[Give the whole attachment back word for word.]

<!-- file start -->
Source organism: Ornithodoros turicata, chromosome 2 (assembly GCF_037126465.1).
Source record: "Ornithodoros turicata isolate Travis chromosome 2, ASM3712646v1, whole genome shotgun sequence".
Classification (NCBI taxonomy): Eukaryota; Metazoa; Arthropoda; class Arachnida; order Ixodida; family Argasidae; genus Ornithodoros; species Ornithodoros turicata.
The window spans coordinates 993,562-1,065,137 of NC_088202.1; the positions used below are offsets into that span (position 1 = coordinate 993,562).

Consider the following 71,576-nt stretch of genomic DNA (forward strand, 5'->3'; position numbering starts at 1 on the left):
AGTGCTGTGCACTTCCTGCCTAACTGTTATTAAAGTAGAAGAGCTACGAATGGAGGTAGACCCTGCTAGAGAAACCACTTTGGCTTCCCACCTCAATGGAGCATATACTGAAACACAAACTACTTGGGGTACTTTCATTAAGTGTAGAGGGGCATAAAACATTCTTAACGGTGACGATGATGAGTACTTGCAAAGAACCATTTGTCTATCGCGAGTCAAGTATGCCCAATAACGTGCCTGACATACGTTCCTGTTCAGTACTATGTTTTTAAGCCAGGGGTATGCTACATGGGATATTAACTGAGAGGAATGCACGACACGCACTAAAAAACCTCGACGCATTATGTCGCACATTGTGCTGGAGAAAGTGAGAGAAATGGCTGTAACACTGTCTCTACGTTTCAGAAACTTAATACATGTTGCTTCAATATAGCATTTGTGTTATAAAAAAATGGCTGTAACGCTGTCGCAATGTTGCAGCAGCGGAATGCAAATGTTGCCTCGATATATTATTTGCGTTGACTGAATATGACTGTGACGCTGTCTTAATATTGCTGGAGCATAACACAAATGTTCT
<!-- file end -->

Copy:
Source organism: Ornithodoros turicata, chromosome 2 (assembly GCF_037126465.1).
Source record: "Ornithodoros turicata isolate Travis chromosome 2, ASM3712646v1, whole genome shotgun sequence".
Classification (NCBI taxonomy): Eukaryota; Metazoa; Arthropoda; class Arachnida; order Ixodida; family Argasidae; genus Ornithodoros; species Ornithodoros turicata.
The window spans coordinates 993,562-1,065,137 of NC_088202.1; the positions used below are offsets into that span (position 1 = coordinate 993,562).

Consider the following 71,576-nt stretch of genomic DNA (forward strand, 5'->3'; position numbering starts at 1 on the left):
AGTGCTGTGCACTTCCTGCCTAACTGTTATTAAAGTAGAAGAGCTACGAATGGAGGTAGACCCTGCTAGAGAAACCACTTTGGCTTCCCACCTCAATGGAGCATATACTGAAACACAAACTACTTGGGGTACTTTCATTAAGTGTAGAGGGGCATAAAACATTCTTAACGGTGACGATGATGAGTACTTGCAAAGAACCATTTGTCTATCGCGAGTCAAGTATGCCCAATAACGTGCCTGACATACGTTCCTGTTCAGTACTATGTTTTTAAGCCAGGGGTATGCTACATGGGATATTAACTGAGAGGAATGCACGACACGCACTAAAAAACCTCGACGCATTATGTCGCACATTGTGCTGGAGAAAGTGAGAGAAATGGCTGTAACACTGTCTCTACGTTTCAGAAACTTAATACATGTTGCTTCAATATAGCATTTGTGTTATAAAAAAATGGCTGTAACGCTGTCGCAATGTTGCAGCAGCGGAATGCAAATGTTGCCTCGATATATTATTTGCGTTGACTGAATATGACTGTGACGCTGTCTTAATATTGCTGGAGCATAACACAAATGTTCT